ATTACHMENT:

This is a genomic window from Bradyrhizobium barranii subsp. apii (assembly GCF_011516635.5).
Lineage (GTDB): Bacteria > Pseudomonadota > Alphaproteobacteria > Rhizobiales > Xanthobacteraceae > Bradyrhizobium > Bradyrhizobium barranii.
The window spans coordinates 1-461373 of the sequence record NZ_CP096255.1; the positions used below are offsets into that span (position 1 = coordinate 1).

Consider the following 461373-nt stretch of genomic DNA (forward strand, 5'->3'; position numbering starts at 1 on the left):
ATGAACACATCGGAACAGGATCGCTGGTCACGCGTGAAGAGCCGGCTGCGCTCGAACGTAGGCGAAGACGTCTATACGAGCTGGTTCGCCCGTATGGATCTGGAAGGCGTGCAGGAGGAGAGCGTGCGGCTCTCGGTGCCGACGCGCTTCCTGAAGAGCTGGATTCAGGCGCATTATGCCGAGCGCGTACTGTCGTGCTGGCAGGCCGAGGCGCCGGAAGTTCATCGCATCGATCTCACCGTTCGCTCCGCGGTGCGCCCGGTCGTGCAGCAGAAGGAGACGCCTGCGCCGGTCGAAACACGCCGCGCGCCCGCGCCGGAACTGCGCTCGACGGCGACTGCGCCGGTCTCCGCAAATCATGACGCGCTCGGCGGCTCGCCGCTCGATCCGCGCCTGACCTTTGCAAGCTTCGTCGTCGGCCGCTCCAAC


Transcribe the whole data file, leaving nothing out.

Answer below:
This is a genomic window from Bradyrhizobium barranii subsp. apii (assembly GCF_011516635.5).
Lineage (GTDB): Bacteria > Pseudomonadota > Alphaproteobacteria > Rhizobiales > Xanthobacteraceae > Bradyrhizobium > Bradyrhizobium barranii.
The window spans coordinates 1-461373 of the sequence record NZ_CP096255.1; the positions used below are offsets into that span (position 1 = coordinate 1).

Consider the following 461373-nt stretch of genomic DNA (forward strand, 5'->3'; position numbering starts at 1 on the left):
ATGAACACATCGGAACAGGATCGCTGGTCACGCGTGAAGAGCCGGCTGCGCTCGAACGTAGGCGAAGACGTCTATACGAGCTGGTTCGCCCGTATGGATCTGGAAGGCGTGCAGGAGGAGAGCGTGCGGCTCTCGGTGCCGACGCGCTTCCTGAAGAGCTGGATTCAGGCGCATTATGCCGAGCGCGTACTGTCGTGCTGGCAGGCCGAGGCGCCGGAAGTTCATCGCATCGATCTCACCGTTCGCTCCGCGGTGCGCCCGGTCGTGCAGCAGAAGGAGACGCCTGCGCCGGTCGAAACACGCCGCGCGCCCGCGCCGGAACTGCGCTCGACGGCGACTGCGCCGGTCTCCGCAAATCATGACGCGCTCGGCGGCTCGCCGCTCGATCCGCGCCTGACCTTTGCAAGCTTCGTCGTCGGCCGCTCCAAC